Aušra Barzdukaitė-Vaitkūnienė, 2007 09 07

Summer of 1993. Motif – Margioniai pine.

A.Vaitkūnas. Summer of 1993. Sketch of Margioniai pine.

The summer of 1993 was the hottest in Lithuania. It seems to me so.


We married in Kaunas Arch-Cathedral while a horrid wind was storming in Lithuania on January 14.


We did not have our home and lived in Arūnas mother’s house. Arūnas had a workshop in Daukša street and I had a 20-year-old Žiguli car. We were free.


I found an announcement in Kauno Diena before the summer that a local artist invited painters to a plein air in Perloja.


We both with Arūnas loved wandering. We formed the canvases, bought paints, packed everything on the roof of Žiguli and set off. (…) However, nobody opened the door in Perloja and we understood that there would be no plein air.


Without saying anything, Arūnas took up the wheel. I asked where we were going, and he smiled mysteriously. He loved making such surprises.


It was hot, the country roads looked white and dusty, the Lithuanian frontier was not far already. We turned to an old village. The graveyard appeared first, then – an old monumental pine in the middle of the village. Napoleon soldiers prayed at it once. The village was famous for its barn theatre.


Arūnas was acquainted with a village actress Marytė, the performer of main roles. He visited the village in 1986 when art practice was organised with his pupils. (…) A key from an old cottage was in the hand of Arūnas soon.


The cottage was impressive – it looked like a snail crawling down the hill. There was no furniture inside but for the bench. We laid our sleeping bags on the floor and woke up every morning having slid down to the windows.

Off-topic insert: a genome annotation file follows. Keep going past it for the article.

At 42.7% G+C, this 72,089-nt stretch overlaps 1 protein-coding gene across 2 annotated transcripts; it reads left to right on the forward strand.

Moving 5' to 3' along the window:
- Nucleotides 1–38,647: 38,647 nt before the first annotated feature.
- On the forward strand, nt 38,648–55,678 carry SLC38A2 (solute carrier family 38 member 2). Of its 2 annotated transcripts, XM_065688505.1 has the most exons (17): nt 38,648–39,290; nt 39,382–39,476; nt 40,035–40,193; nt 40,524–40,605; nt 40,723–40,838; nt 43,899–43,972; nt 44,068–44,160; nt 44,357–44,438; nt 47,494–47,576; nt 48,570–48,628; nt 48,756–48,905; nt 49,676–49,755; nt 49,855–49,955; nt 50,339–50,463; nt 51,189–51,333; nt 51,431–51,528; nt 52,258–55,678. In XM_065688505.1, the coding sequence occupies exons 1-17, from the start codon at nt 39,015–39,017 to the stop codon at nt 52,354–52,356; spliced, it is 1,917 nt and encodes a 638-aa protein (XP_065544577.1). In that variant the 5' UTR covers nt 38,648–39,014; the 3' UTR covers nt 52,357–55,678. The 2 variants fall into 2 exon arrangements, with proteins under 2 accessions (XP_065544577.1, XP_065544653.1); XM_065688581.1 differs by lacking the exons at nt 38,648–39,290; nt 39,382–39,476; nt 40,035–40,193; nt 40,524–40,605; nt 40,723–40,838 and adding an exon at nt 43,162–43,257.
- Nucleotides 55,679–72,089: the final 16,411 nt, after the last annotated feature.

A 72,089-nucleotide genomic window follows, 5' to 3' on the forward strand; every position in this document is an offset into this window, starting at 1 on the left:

The environment looked so archaic, everything seemed new and unseen to me here. Arūnas did not seem a newcomer.


The lines of the landscape and colours were miraculous. I wanted to paint at once, while Arūnas questioned:


“Well, what’s for dinner? Boiled potatoes would be tasty.”


I hated peeling off potatoes, but this was marital life. (…) We decided with Arūnas to paint at six o’clock in the morning and to hide in the cottage during the midday heat. We will be able to work in the evening again.


Thus the rhythm of work was settled. Arūnas found a good motif – a cobweb of branches and fallen yellow apples. Later this motif will be repeated with variations in his works.


(…) Arūnas is a perfect traveller, a real pilgrim. He oriented well in forests and locations.


“Now, we need to make a break in painting, let’s go to Kapiniškės village,” he announced.


The heat was over +30. I covered the head with a scarf, Arūnas took a notebook for painting as always, and we set off directly across the meadows and fields.


So many interesting things in every step! A strange form of a shadow, unseen relations of colours, blooming briers, wonderful smell and their pink colour - far from banal. We discussed every noticed thing moving to discussions on painting and old masters. Arūnas painted some items in his notebook while I memorised everything.


A large red blooming shrub met us before Kapiniškės village as if we were entering a land of tales. Arūnas said: “It is a sign. Make a wish and it will be fulfilled.”


(…) We returned to our cottage late in the evening. We dreamed that omelette would be good for breakfast.


A bag with fresh eggs was placed near the door in the morning. Everything fulfilled what we wished for.


We spent our days painting and travelling.


However, everything may happen even in a fairy-tale. Radiculatis started for Arūnas. He felt ache and could not move. I went to a local shop to buy some vodka for compresses. Vodka with a glimmering blue label, from Byelorussia evidently. I brought it and rubbed the small of the back carefully. I folded the back of Arūnas in a sheep fur which we had on the seat of the car.


Radiculitis passed after several days. I took off the fur and the small of the back of Arūnas remained overgrown with sheep wool. We laughed heartily, and then Arūnas said in a more serious manner: “It is a sign that we need to return to Kaunas”.

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